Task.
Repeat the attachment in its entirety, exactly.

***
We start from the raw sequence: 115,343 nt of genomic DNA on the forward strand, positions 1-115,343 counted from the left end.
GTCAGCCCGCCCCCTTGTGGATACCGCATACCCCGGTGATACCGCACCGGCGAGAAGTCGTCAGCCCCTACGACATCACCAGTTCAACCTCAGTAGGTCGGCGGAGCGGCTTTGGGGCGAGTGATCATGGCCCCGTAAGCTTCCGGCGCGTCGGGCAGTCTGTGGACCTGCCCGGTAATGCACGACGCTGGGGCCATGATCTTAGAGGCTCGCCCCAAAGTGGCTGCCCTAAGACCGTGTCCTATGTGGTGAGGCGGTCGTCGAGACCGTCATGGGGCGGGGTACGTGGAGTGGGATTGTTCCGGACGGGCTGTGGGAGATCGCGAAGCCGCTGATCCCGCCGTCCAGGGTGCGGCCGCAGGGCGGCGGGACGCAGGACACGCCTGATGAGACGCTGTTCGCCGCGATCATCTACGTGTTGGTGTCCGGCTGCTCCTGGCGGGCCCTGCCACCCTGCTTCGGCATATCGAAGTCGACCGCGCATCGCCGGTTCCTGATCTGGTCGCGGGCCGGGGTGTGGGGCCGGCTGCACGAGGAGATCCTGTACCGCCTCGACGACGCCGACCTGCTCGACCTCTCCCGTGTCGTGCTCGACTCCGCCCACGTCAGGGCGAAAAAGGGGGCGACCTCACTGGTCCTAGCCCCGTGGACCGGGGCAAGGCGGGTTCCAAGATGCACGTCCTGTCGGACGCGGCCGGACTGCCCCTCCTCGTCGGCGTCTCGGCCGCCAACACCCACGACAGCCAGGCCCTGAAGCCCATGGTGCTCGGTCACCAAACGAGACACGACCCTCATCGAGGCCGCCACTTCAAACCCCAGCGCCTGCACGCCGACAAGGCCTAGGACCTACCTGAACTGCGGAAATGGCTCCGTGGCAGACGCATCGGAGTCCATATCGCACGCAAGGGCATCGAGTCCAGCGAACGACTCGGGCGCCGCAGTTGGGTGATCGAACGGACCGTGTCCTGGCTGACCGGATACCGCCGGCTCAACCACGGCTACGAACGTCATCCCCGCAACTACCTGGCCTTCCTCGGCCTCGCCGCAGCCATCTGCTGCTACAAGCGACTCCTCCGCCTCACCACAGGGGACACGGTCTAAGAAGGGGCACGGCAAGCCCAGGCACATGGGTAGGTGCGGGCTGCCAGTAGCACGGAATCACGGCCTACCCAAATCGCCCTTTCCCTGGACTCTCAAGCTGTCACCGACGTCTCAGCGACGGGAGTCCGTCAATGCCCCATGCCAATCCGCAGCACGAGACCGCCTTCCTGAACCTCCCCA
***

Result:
We start from the raw sequence: 115,343 nt of genomic DNA on the forward strand, positions 1-115,343 counted from the left end.
GTCAGCCCGCCCCCTTGTGGATACCGCATACCCCGGTGATACCGCACCGGCGAGAAGTCGTCAGCCCCTACGACATCACCAGTTCAACCTCAGTAGGTCGGCGGAGCGGCTTTGGGGCGAGTGATCATGGCCCCGTAAGCTTCCGGCGCGTCGGGCAGTCTGTGGACCTGCCCGGTAATGCACGACGCTGGGGCCATGATCTTAGAGGCTCGCCCCAAAGTGGCTGCCCTAAGACCGTGTCCTATGTGGTGAGGCGGTCGTCGAGACCGTCATGGGGCGGGGTACGTGGAGTGGGATTGTTCCGGACGGGCTGTGGGAGATCGCGAAGCCGCTGATCCCGCCGTCCAGGGTGCGGCCGCAGGGCGGCGGGACGCAGGACACGCCTGATGAGACGCTGTTCGCCGCGATCATCTACGTGTTGGTGTCCGGCTGCTCCTGGCGGGCCCTGCCACCCTGCTTCGGCATATCGAAGTCGACCGCGCATCGCCGGTTCCTGATCTGGTCGCGGGCCGGGGTGTGGGGCCGGCTGCACGAGGAGATCCTGTACCGCCTCGACGACGCCGACCTGCTCGACCTCTCCCGTGTCGTGCTCGACTCCGCCCACGTCAGGGCGAAAAAGGGGGCGACCTCACTGGTCCTAGCCCCGTGGACCGGGGCAAGGCGGGTTCCAAGATGCACGTCCTGTCGGACGCGGCCGGACTGCCCCTCCTCGTCGGCGTCTCGGCCGCCAACACCCACGACAGCCAGGCCCTGAAGCCCATGGTGCTCGGTCACCAAACGAGACACGACCCTCATCGAGGCCGCCACTTCAAACCCCAGCGCCTGCACGCCGACAAGGCCTAGGACCTACCTGAACTGCGGAAATGGCTCCGTGGCAGACGCATCGGAGTCCATATCGCACGCAAGGGCATCGAGTCCAGCGAACGACTCGGGCGCCGCAGTTGGGTGATCGAACGGACCGTGTCCTGGCTGACCGGATACCGCCGGCTCAACCACGGCTACGAACGTCATCCCCGCAACTACCTGGCCTTCCTCGGCCTCGCCGCAGCCATCTGCTGCTACAAGCGACTCCTCCGCCTCACCACAGGGGACACGGTCTAAGAAGGGGCACGGCAAGCCCAGGCACATGGGTAGGTGCGGGCTGCCAGTAGCACGGAATCACGGCCTACCCAAATCGCCCTTTCCCTGGACTCTCAAGCTGTCACCGACGTCTCAGCGACGGGAGTCCGTCAATGCCCCATGCCAATCCGCAGCACGAGACCGCCTTCCTGAACCTCCCCA